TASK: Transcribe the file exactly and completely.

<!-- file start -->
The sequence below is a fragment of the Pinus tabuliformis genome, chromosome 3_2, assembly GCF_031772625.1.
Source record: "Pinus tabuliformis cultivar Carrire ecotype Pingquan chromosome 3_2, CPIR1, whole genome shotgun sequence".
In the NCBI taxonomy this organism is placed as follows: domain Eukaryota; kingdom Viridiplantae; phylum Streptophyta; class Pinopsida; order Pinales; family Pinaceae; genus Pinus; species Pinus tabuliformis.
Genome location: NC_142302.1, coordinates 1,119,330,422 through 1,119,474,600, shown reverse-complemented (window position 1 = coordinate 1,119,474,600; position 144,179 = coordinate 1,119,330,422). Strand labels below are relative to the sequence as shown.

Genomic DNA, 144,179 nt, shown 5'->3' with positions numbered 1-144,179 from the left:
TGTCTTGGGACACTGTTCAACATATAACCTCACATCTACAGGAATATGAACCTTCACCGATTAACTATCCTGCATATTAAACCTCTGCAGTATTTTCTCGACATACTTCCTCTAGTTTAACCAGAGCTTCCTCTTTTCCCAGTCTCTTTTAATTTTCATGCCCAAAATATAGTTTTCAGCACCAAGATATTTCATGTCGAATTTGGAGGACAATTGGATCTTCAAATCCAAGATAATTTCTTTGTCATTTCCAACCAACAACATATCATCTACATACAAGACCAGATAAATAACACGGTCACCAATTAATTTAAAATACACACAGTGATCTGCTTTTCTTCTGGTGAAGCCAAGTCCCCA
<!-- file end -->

The sequence below is a fragment of the Pinus tabuliformis genome, chromosome 3_2, assembly GCF_031772625.1.
Source record: "Pinus tabuliformis cultivar Carrire ecotype Pingquan chromosome 3_2, CPIR1, whole genome shotgun sequence".
In the NCBI taxonomy this organism is placed as follows: domain Eukaryota; kingdom Viridiplantae; phylum Streptophyta; class Pinopsida; order Pinales; family Pinaceae; genus Pinus; species Pinus tabuliformis.
Genome location: NC_142302.1, coordinates 1,119,330,422 through 1,119,474,600, shown reverse-complemented (window position 1 = coordinate 1,119,474,600; position 144,179 = coordinate 1,119,330,422). Strand labels below are relative to the sequence as shown.

Genomic DNA, 144,179 nt, shown 5'->3' with positions numbered 1-144,179 from the left:
TGTCTTGGGACACTGTTCAACATATAACCTCACATCTACAGGAATATGAACCTTCACCGATTAACTATCCTGCATATTAAACCTCTGCAGTATTTTCTCGACATACTTCCTCTAGTTTAACCAGAGCTTCCTCTTTTCCCAGTCTCTTTTAATTTTCATGCCCAAAATATAGTTTTCAGCACCAAGATATTTCATGTCGAATTTGGAGGACAATTGGATCTTCAAATCCAAGATAATTTCTTTGTCATTTCCAACCAACAACATATCATCTACATACAAGACCAGATAAATAACACGGTCACCAATTAATTTAAAATACACACAGTGATCTGCTTTTCTTCTGGTGAAGCCAAGTCCCCA